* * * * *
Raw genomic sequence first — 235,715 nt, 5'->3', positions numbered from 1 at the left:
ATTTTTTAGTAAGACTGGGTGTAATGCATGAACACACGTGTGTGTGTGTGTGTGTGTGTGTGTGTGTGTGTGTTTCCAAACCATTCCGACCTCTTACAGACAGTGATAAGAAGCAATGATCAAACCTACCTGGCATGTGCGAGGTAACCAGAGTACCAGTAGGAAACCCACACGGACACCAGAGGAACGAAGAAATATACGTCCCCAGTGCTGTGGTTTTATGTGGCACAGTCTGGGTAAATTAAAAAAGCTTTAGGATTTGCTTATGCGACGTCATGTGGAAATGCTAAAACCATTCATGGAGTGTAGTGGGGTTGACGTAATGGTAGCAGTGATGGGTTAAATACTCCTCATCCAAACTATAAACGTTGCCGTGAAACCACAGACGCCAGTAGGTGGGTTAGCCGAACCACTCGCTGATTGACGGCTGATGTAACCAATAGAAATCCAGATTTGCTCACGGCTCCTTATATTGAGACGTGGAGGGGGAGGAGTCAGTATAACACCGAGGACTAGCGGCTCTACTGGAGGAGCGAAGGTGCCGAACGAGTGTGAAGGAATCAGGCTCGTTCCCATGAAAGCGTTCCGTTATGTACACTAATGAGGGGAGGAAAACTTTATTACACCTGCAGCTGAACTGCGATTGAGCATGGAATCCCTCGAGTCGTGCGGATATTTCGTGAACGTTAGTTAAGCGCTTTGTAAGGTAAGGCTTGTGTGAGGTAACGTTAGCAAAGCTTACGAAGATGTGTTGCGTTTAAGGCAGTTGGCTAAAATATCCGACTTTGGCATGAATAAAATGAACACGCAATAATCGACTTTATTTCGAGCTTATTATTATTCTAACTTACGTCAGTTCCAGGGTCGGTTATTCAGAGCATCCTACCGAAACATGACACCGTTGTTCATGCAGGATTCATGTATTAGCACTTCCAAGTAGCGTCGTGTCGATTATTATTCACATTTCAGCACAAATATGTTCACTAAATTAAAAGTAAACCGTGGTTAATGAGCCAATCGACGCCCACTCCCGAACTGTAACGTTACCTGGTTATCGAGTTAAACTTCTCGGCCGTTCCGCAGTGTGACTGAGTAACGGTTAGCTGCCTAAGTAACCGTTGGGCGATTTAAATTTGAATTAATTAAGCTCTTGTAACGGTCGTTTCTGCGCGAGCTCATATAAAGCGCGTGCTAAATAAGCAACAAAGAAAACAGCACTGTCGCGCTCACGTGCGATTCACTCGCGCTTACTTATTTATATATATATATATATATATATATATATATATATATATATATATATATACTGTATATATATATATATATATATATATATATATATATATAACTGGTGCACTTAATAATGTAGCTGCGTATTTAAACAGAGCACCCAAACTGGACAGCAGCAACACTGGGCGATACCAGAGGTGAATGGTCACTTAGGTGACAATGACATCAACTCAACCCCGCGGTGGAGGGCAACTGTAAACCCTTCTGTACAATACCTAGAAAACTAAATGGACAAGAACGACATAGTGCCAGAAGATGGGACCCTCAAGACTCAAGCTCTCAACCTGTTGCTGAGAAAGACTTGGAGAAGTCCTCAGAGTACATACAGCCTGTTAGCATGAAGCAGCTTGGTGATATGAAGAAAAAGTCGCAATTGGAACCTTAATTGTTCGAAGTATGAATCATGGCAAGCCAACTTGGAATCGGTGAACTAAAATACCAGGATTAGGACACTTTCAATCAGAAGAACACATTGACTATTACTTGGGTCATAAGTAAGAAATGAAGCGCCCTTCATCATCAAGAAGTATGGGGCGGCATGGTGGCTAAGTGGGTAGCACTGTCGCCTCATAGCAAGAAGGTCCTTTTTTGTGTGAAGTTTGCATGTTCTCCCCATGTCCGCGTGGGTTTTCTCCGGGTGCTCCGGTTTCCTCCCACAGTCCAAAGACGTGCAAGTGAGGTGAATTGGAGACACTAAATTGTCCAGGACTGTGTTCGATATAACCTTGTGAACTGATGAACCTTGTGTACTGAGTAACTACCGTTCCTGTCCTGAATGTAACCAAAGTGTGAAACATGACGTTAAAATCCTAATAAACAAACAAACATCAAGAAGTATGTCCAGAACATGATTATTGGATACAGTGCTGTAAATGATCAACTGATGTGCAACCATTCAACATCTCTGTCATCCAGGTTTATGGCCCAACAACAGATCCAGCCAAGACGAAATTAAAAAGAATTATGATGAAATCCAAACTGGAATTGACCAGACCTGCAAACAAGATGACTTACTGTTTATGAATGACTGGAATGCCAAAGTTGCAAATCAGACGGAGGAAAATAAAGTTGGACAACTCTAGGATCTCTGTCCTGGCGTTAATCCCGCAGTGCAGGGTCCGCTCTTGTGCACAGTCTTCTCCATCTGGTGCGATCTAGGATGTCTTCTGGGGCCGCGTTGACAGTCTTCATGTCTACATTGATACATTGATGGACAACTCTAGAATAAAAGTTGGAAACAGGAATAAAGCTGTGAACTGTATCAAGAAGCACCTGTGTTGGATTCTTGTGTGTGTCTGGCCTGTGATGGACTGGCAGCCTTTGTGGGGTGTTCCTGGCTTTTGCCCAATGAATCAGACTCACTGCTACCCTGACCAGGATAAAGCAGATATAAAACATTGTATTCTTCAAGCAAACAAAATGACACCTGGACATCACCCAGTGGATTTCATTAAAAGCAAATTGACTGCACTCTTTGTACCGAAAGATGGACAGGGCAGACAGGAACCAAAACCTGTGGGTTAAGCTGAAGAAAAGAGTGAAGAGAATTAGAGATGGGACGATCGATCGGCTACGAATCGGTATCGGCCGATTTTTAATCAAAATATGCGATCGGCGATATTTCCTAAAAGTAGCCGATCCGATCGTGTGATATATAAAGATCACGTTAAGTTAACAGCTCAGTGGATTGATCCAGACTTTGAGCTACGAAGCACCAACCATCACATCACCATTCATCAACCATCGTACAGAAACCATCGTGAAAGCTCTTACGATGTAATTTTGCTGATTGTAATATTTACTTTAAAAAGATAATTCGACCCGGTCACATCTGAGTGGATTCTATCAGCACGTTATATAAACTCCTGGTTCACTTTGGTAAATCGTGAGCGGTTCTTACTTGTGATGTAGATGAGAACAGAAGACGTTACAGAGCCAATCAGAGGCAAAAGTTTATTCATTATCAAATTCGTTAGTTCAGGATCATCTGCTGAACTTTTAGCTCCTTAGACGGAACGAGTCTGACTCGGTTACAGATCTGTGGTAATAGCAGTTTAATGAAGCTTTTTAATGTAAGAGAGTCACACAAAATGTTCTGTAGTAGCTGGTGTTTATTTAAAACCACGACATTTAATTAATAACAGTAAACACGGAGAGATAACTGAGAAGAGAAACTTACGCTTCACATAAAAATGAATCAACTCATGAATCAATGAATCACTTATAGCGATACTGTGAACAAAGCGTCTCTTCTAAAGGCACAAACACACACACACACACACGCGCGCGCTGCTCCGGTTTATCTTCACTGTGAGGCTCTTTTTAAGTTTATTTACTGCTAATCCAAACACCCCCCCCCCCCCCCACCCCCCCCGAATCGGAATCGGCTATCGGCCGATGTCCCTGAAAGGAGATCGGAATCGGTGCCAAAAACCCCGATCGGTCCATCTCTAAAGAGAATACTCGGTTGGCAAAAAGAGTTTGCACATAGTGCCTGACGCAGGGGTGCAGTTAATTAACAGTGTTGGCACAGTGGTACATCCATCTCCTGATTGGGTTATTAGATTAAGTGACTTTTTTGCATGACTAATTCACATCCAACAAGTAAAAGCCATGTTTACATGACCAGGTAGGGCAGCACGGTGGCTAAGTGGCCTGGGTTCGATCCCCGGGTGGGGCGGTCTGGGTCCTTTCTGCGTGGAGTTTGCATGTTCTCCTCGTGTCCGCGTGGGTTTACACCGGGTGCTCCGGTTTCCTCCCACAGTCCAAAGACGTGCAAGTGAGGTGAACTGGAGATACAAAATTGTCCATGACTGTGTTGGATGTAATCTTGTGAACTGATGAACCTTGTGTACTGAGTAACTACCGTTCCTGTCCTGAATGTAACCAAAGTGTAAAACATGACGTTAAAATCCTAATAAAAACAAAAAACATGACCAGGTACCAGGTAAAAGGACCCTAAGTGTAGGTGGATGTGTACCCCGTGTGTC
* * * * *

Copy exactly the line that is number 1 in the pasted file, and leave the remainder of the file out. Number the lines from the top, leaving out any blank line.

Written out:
Raw genomic sequence first — 235,715 nt, 5'->3', positions numbered from 1 at the left: